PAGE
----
Much to the chagrin of business owners everywhere, Google is always changing the game. However, it can be tough work keeping up with the latest changes and developments with Google. It’s good to stay in the know and monitor the latest changes to keep your head above water.
Failing to respond and adapt to the latest Google algorithm changes could mean that you lose ground to your competitors – and ultimately lose revenue. This month, Google has announced many changes for the future, but the three most relative to the present are the latest refresh of the Panda algorithm, the restrictions placed on the auto-completion API, and the addition of stores’ peak hours.
The Latest Panda Update
It should not come as a surprise that Google has updated their Panda algorithm. As they have stated many times before, they are always looking for ways to fine-tune their algorithms in an effort to make searches more relevant. The end goal is improving their user experience by providing only the highest quality content (and therefore most relevant links) first.
Though the initial introduction of the original Panda update changed the game and had a massive impact on search queries, this update is nowhere near as colossal. That is not the same as saying that it had no effect, though. Google confirmed that the number of affected queries is somewhere between 2-3% of total Google queries. This is a huge number when measured in individual queries, but when you consider all queries on the whole, this is not that drastic of a change.
In addition, don’t make the mistake of thinking that the 2-3% of queries only counts those sites that were negatively affected and lost rankings. On the flip side, this statistic also includes websites that gained rankings. Also, technically speaking, this isn’t truly an update. It’s really more of a refresh.
However, it doesn’t seem that the update is finished. Google announced that the entire update (or refresh) would take place over the “coming months.” Unfortunately, the term “coming months” is pretty ambiguous, and we’re all sure that was worded intentionally by Google. Though we don’t know how much longer it will take to roll out all of the changes, it doesn’t seem as though this refresh is anything to fear. It’s certainly not the next big Google update apocalypse. In fact, there seems to be a general consensus in the Internet marketing community that the changes have gone largely unnoticed thus far.
Google Will Restrict Access to the Keyword Auto-Completion API
Surely everyone who has used the Google search engine is well acquainted with the auto-completion feature. It is so accurate that less-technically-inclined people might think there is a wizard or psychic living inside their computer. However, up until now, the API that offers the auto-completion features has been largely unrestricted. That is to say that developers on other platforms could use the handy tools and features of this API.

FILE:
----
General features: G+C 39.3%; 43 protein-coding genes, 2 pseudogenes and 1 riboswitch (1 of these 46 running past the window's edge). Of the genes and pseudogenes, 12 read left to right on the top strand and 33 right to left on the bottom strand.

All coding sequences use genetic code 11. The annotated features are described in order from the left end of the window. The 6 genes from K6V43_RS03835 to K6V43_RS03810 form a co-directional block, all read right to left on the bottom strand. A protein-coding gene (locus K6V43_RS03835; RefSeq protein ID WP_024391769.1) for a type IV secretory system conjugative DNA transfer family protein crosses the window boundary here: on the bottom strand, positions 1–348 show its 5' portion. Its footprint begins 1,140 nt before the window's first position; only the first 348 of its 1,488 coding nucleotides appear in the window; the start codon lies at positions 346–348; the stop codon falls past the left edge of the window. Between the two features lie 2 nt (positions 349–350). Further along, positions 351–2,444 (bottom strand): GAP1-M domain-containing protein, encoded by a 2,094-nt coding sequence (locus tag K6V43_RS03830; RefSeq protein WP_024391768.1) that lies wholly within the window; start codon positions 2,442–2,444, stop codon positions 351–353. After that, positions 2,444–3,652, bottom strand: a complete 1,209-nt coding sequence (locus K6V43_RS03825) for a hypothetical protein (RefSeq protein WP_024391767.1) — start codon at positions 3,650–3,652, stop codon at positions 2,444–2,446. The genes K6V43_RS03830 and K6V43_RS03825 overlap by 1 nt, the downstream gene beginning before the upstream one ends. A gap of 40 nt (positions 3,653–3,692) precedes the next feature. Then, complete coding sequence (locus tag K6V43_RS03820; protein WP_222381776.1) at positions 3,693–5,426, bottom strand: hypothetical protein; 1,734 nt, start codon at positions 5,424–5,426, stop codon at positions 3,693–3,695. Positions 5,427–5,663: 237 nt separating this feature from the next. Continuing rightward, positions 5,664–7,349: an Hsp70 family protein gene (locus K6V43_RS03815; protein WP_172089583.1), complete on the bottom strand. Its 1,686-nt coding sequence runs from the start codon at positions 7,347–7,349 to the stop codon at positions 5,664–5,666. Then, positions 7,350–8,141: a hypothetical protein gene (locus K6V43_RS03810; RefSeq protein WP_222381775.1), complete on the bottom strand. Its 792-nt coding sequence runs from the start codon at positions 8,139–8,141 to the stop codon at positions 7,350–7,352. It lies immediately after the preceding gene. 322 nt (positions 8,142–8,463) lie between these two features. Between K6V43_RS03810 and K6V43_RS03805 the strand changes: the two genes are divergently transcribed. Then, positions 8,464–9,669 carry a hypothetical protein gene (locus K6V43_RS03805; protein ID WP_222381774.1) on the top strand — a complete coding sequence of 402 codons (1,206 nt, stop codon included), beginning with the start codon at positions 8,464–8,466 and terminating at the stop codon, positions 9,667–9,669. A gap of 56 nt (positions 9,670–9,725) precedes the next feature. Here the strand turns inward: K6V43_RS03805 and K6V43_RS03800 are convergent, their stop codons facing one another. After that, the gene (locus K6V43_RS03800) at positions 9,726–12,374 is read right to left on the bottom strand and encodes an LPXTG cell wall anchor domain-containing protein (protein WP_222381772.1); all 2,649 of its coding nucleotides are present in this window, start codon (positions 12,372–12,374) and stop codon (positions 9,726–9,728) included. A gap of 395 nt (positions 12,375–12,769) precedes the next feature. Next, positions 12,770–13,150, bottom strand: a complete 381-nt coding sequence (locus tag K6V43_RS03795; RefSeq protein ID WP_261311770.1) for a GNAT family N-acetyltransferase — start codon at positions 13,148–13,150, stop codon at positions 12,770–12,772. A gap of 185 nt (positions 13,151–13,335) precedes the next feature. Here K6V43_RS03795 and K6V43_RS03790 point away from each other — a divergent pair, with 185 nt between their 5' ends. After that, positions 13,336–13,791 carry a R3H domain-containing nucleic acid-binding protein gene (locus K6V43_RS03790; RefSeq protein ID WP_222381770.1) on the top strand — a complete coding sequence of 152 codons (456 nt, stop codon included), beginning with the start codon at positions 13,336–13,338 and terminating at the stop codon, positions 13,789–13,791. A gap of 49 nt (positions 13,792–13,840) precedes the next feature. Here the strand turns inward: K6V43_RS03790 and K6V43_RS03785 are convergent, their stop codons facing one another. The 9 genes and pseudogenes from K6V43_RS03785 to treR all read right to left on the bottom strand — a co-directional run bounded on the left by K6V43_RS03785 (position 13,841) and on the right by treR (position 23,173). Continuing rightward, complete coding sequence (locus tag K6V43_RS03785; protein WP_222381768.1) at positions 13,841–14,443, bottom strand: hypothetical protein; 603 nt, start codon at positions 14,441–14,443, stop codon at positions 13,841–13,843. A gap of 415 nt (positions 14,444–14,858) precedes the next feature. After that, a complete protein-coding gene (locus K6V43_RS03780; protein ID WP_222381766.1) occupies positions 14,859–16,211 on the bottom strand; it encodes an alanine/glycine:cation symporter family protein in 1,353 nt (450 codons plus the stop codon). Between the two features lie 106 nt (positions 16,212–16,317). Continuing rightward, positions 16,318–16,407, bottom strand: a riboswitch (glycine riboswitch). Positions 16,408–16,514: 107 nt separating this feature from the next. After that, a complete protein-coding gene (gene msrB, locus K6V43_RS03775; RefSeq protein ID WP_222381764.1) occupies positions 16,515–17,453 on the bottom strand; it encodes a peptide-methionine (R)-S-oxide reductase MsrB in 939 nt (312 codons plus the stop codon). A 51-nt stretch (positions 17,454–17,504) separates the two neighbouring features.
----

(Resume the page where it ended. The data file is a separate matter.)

However, as of August 10th, this is no longer be the case. Google is closing their doors to the general public with regards to their auto-complete algorithms. They only want the code to be used within their search engine algorithm.
Busiest Store Hours of Local Businesses
Google is even adding another feature to their search engine. They will be implementing a change that will allow users to view the busiest hours of stores in their local area. This has the potential to save people tons of time and add a lot of value to the search engine.
Instead of accidentally visiting a store during its peak hours, waiting in line forever, and wasting valuable time, you will be able to make more intelligent decisions regarding when you visit your favorite local establishments. Whether you just want a cup of coffee, want to hit the gym, or visit your local grocery store, this handy little feature will help you completely avoid the hustle and bustle of peak hours.
However, to begin, this change will only be implemented on Android devices (imagine that!)
Where are they pulling all of this data from?
Apparently, they are gathering data from users that have opted to share their mobile device’s location data. All of this data is, of course, completely anonymous, but it will help people see trends in local establishments to avoid synching up with the rat race. For example, trying to buy groceries after 5:00 p.m. can be a real hassle because everyone else is just getting off of work.
In addition, it doesn’t seem that Google is going to canvas every local establishment, but they do claim that they will target key locations where people a frequently worried about getting caught up in a jam. Furthermore, Google claims that this data can help businesses better understand the habits of their customers and even find ways to target customer traffic during non-peak hours.
These may not be the sexiest, innovate, world-changing updates Google has made, but they certainly are interesting. If you own a website, count your blessings that Google isn’t drastically changing the Internet landscape – for now, anyway.